3-D Secure, the security system for online credit card sales, can help to prevent fraud – and, says PayGate MD Peter Harvey, there are some simple steps merchants can take to ensure they don’t lose sales because of buyer fears.
“Online retailers are very vulnerable to credit card fraud, especially if they’re selling virtual goods like vouchers or software, or anything they have to ship rapidly,” says Harvey. “If the cardholder later claims their details were stolen and requests a chargeback, the merchant has to swallow the loss.”
Harvey says that by making cardholders enter an extra password or one-time PIN before they can complete a purchase, “3-D protects” merchants.
“This gives online retailers the same protection a physical store enjoys when customers have to enter the PIN at the till,” he says. “And it’s free – every online merchant should be using it.”
What is holding some people back, says Harvey, is the fear of lost sales. “Even though 3-D Secure has been around for a while, it still results in 15% to 20% lower sales. That obviously includes fraudsters who had to abandon their attempts, so part of it is good news. But even a 5% to 10% loss of genuine sales hurts.”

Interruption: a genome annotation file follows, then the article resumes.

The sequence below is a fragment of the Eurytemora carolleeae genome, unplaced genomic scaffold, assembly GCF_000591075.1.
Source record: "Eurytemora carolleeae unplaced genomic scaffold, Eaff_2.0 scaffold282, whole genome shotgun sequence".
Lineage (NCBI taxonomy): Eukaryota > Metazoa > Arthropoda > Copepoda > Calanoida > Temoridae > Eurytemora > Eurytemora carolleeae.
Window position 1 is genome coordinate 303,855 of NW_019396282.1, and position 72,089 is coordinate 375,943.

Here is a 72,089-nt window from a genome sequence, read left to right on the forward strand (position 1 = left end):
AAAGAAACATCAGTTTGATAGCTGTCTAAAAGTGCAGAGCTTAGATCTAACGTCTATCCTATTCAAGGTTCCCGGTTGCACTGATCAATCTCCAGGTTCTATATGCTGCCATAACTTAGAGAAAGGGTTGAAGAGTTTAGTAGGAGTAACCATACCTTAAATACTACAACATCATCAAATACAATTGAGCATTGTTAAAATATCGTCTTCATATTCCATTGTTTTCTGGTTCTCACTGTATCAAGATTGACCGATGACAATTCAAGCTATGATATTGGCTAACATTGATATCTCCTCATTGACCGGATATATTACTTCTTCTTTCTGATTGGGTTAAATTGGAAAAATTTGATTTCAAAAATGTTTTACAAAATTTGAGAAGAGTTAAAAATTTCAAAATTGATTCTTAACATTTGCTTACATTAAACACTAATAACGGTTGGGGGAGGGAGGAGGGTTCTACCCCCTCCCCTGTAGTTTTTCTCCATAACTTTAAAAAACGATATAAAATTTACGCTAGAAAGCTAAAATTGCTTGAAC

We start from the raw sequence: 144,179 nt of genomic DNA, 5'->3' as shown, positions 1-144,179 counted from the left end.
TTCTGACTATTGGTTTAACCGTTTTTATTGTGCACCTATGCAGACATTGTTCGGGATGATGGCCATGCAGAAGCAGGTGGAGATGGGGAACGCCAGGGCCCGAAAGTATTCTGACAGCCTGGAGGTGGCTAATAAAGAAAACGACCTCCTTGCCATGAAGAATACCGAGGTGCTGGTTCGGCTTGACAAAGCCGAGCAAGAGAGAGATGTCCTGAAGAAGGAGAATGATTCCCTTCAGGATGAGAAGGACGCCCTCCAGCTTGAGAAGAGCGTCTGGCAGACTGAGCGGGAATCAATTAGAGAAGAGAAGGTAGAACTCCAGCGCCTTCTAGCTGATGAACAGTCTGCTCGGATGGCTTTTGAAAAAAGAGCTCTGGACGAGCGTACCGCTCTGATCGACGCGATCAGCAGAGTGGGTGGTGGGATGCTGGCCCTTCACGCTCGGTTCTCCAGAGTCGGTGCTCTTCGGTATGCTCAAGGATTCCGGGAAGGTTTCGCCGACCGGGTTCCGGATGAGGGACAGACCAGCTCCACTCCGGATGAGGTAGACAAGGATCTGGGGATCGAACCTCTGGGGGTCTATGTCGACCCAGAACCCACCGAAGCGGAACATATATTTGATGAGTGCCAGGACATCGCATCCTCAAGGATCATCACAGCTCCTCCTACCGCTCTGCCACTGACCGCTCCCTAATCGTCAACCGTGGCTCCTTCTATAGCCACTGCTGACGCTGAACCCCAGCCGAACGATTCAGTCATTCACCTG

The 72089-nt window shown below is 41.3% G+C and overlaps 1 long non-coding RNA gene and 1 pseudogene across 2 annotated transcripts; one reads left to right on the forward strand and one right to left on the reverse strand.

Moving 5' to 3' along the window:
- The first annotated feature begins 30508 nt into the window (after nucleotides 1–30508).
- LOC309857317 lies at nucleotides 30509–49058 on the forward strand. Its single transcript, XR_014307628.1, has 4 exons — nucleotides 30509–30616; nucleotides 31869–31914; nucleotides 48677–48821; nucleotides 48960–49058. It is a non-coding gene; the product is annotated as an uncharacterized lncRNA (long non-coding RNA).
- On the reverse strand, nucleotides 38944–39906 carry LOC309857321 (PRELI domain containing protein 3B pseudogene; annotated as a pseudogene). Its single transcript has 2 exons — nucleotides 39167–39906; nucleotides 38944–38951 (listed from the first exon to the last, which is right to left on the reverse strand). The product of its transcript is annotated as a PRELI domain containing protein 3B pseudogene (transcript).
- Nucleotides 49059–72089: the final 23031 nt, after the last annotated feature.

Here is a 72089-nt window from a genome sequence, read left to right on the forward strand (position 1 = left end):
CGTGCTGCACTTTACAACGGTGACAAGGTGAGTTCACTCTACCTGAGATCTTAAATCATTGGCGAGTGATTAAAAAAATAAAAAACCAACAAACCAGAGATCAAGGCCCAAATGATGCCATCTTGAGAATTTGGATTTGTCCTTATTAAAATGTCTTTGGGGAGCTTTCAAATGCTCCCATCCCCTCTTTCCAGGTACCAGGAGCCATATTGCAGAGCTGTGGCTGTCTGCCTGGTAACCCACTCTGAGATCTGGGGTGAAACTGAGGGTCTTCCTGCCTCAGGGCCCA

Fortunately, says Harvey, there are some simple steps merchants can take to reduce the losses. “When customers abandon a purchase at the last hurdle, it’s often because they aren’t very familiar with 3-D Secure, and the sudden introduction of a new step in the process makes them suspicious. The best way to combat confusion is with better information.”
“Every online retailer should have a clear Help section that’s easily accessible from their checkout pages, and explains exactly how 3-D Secure works and why it’s a good idea,” says Harvey.
“A couple of lines of text explaining what will happen when your customer hits the Purchase button is also a good idea. If you provide a clear map that makes the process predictable, people are much less likely to lose trust.”
Harvey admits the task would be easier if the banks didn’t all implement 3-D slightly differently. “Some of your customers will be asked for a predefined password, others will be sent a one-time PIN. But so long as you acknowledge and explain what’s going on, you can help to overcome the hurdle.”
Merchants should take care to ensure their explanations are written in clear English that’s easy to understand, adds Harvey.
“Avoid the technical jargon like ‘authentication’ and ‘issuing bank’ – an explanation that leaves people more confused just makes things worse,” he says.